The resolution highlights the key role played by competition in the EU internal market and stresses that the EU’s competition policy has brought numerous benefits in terms of consumers welfare and has been an important tool to eliminate obstacle to free movement of goods, services, persons and capitals. The textclaims that competition policy should be focused particularly on protecting consumers, improving consumer welfare, fostering innovation and stimulating economic growth; Continue Reading

What do the EU political families think about Greece, austerity and budget commitments?

This week, Greece has reached a deal with its Eurozone partners to extend its current bailout programme by 4 months. The extension buys time for the new government in Greece to assess its options. Greece is required to submit a reform proposal to the Eurogroup, listing all the policy measures it plans to take during the remainder of the bailout period.

What do Members of the European Parliament say and why is this important?

Regardless of the Eurogroup’s ability to reach a compromise, political groups in the European Parliament have taken their own positions on the situation in Greece and in general about how the economic crises should be dealt with. Continue Reading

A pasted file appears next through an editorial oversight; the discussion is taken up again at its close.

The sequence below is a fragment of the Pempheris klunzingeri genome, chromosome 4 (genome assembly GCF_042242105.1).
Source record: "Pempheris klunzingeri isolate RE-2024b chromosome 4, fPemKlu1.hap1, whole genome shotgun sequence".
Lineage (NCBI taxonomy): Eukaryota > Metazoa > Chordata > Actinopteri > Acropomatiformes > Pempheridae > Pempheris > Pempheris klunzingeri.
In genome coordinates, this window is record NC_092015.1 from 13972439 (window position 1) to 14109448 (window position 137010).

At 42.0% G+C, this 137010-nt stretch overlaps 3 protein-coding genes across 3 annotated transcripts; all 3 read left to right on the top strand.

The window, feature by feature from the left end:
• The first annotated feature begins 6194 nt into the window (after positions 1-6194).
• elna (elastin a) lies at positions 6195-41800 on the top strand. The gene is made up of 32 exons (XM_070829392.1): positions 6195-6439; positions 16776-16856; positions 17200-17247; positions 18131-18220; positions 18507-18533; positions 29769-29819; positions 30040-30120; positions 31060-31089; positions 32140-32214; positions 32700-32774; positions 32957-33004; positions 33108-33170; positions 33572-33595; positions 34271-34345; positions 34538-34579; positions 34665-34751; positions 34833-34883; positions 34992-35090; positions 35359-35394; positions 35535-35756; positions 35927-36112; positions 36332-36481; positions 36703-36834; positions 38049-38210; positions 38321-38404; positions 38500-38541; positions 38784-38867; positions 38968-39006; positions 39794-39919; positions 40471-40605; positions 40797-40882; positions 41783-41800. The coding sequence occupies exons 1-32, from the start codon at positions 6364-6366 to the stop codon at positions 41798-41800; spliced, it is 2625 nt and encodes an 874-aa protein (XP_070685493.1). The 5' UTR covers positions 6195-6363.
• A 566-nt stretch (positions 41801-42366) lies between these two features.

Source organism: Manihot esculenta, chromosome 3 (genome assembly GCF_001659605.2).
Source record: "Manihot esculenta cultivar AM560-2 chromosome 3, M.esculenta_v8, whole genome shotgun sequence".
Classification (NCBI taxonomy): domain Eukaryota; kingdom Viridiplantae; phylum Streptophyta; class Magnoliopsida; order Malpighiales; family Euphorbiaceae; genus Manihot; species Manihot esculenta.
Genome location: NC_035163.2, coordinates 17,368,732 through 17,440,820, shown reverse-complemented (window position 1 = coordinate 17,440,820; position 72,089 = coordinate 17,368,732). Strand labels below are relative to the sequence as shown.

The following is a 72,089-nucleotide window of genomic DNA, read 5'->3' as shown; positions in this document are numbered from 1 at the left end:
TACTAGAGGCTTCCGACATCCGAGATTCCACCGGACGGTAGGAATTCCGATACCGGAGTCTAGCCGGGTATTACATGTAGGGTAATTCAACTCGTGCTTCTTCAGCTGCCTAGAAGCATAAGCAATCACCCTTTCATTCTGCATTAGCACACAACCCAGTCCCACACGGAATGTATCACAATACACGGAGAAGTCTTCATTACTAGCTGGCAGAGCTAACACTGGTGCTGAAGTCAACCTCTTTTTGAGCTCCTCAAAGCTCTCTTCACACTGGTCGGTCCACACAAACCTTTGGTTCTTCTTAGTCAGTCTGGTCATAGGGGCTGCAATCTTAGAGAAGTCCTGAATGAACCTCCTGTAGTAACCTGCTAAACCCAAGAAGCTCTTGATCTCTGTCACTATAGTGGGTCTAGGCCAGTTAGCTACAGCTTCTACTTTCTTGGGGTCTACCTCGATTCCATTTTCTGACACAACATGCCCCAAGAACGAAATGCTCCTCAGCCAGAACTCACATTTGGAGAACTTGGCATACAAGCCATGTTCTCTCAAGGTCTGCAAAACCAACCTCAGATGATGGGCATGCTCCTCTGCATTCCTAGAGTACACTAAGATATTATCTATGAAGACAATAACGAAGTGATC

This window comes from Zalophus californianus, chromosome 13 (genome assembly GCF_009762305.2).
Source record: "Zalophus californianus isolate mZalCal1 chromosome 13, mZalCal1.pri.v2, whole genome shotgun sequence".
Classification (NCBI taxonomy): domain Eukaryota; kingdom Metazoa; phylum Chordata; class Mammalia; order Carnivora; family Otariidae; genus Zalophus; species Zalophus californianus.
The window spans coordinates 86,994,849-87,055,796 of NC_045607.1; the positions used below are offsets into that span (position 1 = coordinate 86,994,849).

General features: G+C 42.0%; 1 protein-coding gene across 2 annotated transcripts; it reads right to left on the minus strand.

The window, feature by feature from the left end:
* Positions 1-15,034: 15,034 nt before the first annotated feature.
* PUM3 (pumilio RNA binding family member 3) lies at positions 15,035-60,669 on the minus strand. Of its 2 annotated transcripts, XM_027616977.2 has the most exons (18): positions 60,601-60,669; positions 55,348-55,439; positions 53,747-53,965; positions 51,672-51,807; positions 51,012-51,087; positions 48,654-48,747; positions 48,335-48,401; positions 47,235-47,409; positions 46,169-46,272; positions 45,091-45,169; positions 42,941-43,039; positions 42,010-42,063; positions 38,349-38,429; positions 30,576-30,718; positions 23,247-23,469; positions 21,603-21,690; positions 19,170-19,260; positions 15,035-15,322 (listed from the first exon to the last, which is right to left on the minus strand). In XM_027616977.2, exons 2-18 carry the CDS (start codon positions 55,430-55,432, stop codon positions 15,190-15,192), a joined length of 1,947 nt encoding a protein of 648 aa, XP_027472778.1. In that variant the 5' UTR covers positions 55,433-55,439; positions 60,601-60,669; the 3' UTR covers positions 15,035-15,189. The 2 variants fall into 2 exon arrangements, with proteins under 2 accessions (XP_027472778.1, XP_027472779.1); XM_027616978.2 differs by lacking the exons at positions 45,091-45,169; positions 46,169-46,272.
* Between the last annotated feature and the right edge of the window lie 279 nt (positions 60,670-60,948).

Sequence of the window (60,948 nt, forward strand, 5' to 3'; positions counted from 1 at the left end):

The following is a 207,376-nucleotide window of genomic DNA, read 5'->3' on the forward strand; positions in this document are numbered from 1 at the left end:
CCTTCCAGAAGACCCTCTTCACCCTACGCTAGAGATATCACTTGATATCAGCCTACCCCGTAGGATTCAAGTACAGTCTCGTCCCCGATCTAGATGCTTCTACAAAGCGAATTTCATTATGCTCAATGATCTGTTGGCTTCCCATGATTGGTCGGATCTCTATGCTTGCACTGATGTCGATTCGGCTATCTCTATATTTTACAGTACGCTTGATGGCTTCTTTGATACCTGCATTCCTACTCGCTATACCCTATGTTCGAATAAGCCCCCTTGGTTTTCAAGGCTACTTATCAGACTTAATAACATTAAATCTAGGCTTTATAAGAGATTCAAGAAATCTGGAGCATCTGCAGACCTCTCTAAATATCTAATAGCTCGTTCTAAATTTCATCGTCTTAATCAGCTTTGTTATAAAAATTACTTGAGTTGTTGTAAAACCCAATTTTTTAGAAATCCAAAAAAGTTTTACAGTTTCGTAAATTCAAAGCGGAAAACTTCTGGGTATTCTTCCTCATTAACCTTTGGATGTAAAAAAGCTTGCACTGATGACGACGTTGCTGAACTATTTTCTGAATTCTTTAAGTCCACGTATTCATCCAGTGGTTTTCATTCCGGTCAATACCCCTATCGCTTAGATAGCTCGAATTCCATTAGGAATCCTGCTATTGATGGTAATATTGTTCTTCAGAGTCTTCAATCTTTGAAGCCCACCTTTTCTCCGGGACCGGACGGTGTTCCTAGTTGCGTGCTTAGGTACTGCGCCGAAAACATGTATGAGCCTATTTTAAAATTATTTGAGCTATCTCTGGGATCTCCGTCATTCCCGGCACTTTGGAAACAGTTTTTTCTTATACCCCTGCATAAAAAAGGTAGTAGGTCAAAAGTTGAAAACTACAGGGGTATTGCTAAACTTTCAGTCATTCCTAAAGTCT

What do EU political families think about the Commission’s plans to cut bureaucracy and red tape?

Every year, the European Commission adopts a plan of action for the next twelve months. The Work Programme is prepared in dialogue with the European Parliament and with the European Council.

In the year 2015 the Work Programme has set its focus on a series of proposals and existing legislation, which will be reviewed for the benefit of Europe’s citizens and entrepreneurs. The EU’s regulations play a key role in creating growth and jobs, which is the Juncker Commission’s top priority. While all political forces support this objective in principle, the key challenge is how exactly to achieve it, through more or less regulation? The new EU Executive believes that the answer is to keep EU legislation simple – not to go beyond what is necessary to achieve policy goals and to avoid overlapping layers of regulation.[1] Continue Reading

LuxLeaks: EU parliamentarians set up a special committee to look into tax rulings

LuxLeaks: EU parliamentarians set up a special committee to look into tax rulings 


The EP’s political group leaders have decided to set up a special committee to look into tax rulings by member states.

The creation of the special committee was adopted with an overwhelming majority of 612 Parliamentarians voting in favour, 19 against and 23 abstaining from the vote. The MEPs who did not vote in favour of this text came mainly from the UKIP (who voted against) and French Front National (who abstained). Click here to see how each MEP voted. Continue Reading